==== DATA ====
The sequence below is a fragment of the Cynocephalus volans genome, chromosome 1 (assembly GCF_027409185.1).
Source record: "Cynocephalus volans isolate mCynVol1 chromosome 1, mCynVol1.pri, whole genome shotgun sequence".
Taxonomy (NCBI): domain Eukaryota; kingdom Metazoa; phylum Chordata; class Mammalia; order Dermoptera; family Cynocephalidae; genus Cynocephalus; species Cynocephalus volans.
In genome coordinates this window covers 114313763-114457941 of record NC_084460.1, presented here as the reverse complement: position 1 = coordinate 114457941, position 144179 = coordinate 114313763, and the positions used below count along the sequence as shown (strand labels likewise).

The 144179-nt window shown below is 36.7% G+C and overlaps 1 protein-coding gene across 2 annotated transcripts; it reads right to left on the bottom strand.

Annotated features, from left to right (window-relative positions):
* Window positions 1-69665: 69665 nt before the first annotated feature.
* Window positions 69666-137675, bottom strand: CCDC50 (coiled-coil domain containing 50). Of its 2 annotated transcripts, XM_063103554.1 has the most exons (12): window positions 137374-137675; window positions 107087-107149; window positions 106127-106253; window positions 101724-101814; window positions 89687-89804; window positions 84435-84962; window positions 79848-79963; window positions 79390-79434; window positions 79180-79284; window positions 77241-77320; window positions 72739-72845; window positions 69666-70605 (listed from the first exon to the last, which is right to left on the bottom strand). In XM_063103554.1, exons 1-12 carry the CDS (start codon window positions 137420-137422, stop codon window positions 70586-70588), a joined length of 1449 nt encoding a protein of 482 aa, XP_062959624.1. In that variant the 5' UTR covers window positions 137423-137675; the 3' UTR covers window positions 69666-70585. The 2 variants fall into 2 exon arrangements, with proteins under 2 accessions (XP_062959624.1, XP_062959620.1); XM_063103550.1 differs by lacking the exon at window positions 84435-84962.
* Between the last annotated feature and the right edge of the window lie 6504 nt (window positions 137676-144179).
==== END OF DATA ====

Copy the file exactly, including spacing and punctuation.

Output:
The sequence below is a fragment of the Cynocephalus volans genome, chromosome 1 (assembly GCF_027409185.1).
Source record: "Cynocephalus volans isolate mCynVol1 chromosome 1, mCynVol1.pri, whole genome shotgun sequence".
Taxonomy (NCBI): domain Eukaryota; kingdom Metazoa; phylum Chordata; class Mammalia; order Dermoptera; family Cynocephalidae; genus Cynocephalus; species Cynocephalus volans.
In genome coordinates this window covers 114313763-114457941 of record NC_084460.1, presented here as the reverse complement: position 1 = coordinate 114457941, position 144179 = coordinate 114313763, and the positions used below count along the sequence as shown (strand labels likewise).

The 144179-nt window shown below is 36.7% G+C and overlaps 1 protein-coding gene across 2 annotated transcripts; it reads right to left on the bottom strand.

Annotated features, from left to right (window-relative positions):
* Window positions 1-69665: 69665 nt before the first annotated feature.
* Window positions 69666-137675, bottom strand: CCDC50 (coiled-coil domain containing 50). Of its 2 annotated transcripts, XM_063103554.1 has the most exons (12): window positions 137374-137675; window positions 107087-107149; window positions 106127-106253; window positions 101724-101814; window positions 89687-89804; window positions 84435-84962; window positions 79848-79963; window positions 79390-79434; window positions 79180-79284; window positions 77241-77320; window positions 72739-72845; window positions 69666-70605 (listed from the first exon to the last, which is right to left on the bottom strand). In XM_063103554.1, exons 1-12 carry the CDS (start codon window positions 137420-137422, stop codon window positions 70586-70588), a joined length of 1449 nt encoding a protein of 482 aa, XP_062959624.1. In that variant the 5' UTR covers window positions 137423-137675; the 3' UTR covers window positions 69666-70585. The 2 variants fall into 2 exon arrangements, with proteins under 2 accessions (XP_062959624.1, XP_062959620.1); XM_063103550.1 differs by lacking the exon at window positions 84435-84962.
* Between the last annotated feature and the right edge of the window lie 6504 nt (window positions 137676-144179).